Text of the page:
I grew up going to church, and I have to admit that as a child I rather liked it. It was fun to go and be in community, to sing and dance and generally be joyful together. I liked Sunday school, and the chance to be a good student. To show off my ability to memorize stories and connect themes. It wasn’t until around age 10 that the solidity of the Christian faith began to crumble before the inquiry of this innocent youth. I was asking questions the religion couldn’t seem to answer.
No problem though, because after spending my teen years in quiet rebellion against religion, I eventually came back to some spiritual understanding. At age 19 I found a spiritual path that made sense to me. And even though life was as tumultuous as ever, my own spiritual understanding had begun to take root and grow.
What made me come back to spirituality after eschewing religion was a nagging question: “For what?” For what is this all for? For what do we strive? Sort of like asking, "what's the point of all this?"
A lot of people prefer not to ask these questions, to simply live and do their best. For sure there's some wisdom to that. But something in me wouldn't let go. The call to know the deeper mystery of life was too strong. The pain of a potentially meaningless life was too much. Nothing lasts in this world. Everything passes into the abyss of yesterday. This is why spirituality has retained a central role in my life.
I'm convinced now that the human creature is a fundamentally incomplete thing, though it thrusts itself into a perpetual quest for completion, for wholeness. For most people, this quest consists of relationships, career, space to be creative, space to exercise free will. Using willpower to make attempts at feeling complete. Riding that risky edge of making life into a never-ending cycle of striving.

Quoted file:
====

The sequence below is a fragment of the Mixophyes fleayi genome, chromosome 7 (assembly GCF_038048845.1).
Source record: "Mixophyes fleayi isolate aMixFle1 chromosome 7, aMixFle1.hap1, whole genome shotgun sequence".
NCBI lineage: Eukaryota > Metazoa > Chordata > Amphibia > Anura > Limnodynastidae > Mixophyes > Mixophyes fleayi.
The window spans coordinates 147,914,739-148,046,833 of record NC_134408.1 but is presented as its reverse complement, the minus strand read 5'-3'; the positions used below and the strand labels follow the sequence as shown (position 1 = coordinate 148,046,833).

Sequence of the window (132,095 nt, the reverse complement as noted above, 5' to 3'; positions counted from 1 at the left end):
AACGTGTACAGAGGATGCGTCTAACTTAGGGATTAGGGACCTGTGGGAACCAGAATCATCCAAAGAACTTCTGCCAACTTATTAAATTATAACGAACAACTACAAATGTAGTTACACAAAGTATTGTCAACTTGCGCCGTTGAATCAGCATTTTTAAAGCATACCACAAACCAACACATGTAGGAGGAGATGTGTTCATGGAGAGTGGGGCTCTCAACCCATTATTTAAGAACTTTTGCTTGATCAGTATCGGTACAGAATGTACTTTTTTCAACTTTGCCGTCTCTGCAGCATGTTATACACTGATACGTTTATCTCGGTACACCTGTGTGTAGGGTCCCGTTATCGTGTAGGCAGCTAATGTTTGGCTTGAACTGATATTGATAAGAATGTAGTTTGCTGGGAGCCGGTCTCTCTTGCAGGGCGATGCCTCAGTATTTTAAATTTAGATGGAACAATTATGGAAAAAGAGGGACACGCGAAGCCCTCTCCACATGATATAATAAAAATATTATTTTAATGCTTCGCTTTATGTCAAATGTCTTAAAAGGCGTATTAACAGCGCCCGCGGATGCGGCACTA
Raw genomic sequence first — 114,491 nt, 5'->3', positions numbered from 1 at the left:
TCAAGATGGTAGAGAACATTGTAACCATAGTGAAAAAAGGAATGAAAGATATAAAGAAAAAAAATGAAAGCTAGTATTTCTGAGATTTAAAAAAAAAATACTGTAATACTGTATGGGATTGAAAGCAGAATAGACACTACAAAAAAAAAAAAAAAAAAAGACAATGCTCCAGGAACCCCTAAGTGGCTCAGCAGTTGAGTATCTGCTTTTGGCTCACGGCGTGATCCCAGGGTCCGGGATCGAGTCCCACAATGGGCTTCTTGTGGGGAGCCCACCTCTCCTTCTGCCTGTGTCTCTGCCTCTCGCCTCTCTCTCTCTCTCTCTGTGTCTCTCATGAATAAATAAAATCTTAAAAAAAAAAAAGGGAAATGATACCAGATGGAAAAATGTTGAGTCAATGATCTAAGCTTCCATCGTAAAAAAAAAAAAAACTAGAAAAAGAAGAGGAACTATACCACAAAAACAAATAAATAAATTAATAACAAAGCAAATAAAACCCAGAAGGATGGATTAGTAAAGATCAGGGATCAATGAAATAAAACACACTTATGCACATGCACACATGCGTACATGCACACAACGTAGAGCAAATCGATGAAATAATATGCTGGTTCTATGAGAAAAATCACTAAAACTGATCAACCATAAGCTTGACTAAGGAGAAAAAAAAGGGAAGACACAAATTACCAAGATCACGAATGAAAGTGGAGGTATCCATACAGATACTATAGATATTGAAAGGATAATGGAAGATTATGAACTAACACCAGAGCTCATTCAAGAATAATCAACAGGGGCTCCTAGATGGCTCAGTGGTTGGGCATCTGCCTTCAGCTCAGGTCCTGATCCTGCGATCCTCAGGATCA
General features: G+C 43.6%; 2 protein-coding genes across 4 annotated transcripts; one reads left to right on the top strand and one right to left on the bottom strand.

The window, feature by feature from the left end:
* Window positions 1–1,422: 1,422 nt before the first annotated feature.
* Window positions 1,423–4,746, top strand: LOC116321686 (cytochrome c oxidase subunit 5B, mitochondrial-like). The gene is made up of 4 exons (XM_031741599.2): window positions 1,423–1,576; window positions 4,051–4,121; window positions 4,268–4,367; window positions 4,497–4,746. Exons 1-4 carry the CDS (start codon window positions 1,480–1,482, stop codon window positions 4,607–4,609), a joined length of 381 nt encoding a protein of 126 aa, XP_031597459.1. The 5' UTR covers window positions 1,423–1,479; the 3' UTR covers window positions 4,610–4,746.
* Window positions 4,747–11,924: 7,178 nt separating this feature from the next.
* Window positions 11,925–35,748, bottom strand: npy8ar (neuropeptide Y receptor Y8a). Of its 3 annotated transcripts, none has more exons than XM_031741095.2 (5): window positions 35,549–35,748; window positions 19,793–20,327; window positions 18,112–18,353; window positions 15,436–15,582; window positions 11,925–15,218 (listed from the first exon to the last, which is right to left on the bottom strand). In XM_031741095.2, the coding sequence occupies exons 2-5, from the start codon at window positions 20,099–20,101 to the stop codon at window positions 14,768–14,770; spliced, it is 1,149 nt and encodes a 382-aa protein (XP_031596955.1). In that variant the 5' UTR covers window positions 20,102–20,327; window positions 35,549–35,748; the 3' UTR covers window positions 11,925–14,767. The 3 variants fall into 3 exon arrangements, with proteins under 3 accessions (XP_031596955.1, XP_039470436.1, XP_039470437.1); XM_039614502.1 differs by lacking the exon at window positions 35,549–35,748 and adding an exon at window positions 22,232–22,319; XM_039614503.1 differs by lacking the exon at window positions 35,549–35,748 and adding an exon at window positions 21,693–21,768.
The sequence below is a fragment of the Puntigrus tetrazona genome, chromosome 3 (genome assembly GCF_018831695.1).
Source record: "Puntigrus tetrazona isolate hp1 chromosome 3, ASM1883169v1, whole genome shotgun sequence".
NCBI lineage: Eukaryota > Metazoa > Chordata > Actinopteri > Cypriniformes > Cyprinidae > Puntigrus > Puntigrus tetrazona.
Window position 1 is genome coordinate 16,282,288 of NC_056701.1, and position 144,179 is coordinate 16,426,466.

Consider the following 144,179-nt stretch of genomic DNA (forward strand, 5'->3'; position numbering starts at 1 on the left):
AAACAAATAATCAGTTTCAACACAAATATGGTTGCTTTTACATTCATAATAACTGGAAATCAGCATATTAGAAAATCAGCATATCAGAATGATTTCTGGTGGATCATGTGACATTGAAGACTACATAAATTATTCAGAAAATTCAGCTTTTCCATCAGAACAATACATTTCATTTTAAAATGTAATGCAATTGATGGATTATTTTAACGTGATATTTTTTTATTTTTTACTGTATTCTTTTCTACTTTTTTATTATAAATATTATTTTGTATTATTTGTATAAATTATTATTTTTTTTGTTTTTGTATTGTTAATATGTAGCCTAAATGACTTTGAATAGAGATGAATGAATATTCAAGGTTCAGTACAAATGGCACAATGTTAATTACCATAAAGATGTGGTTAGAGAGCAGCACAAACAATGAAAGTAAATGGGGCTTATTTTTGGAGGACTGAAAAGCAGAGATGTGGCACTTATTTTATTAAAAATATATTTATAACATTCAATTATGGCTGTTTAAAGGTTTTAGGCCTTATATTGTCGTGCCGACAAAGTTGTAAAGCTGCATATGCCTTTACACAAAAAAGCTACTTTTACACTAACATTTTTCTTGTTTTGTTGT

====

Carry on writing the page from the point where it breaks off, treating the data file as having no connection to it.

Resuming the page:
But for something that is fundamentally incomplete, what sense of wholeness can it find unless it transforms its quest for completion into a journey beyond itself? And to me, this is spirituality’s import. A path that I undertake consciously to go beyond my own consciousness, and to join with a larger sense of self that waits patiently just beyond the boundary of mentation. To the simplicity and certainty of simply being- the “I Am”.
This is why I honor and respect every spiritual path in as much as it does this. It gives us a route beyond our small selves, and if followed duly, into a direct connection with a larger sense of self. Perhaps we even meet with the Self that the sages speak of.
A friend shared with me an affirmation that I quite like. It goes:
"For an honest, balanced view of myself, I take a few moments each day in which I free my mind of everything except God's love for me."
And in doing so, I no longer have to ask that question. Because I've come see and know that I have meaning, that I have a place, and it's right here with me, always.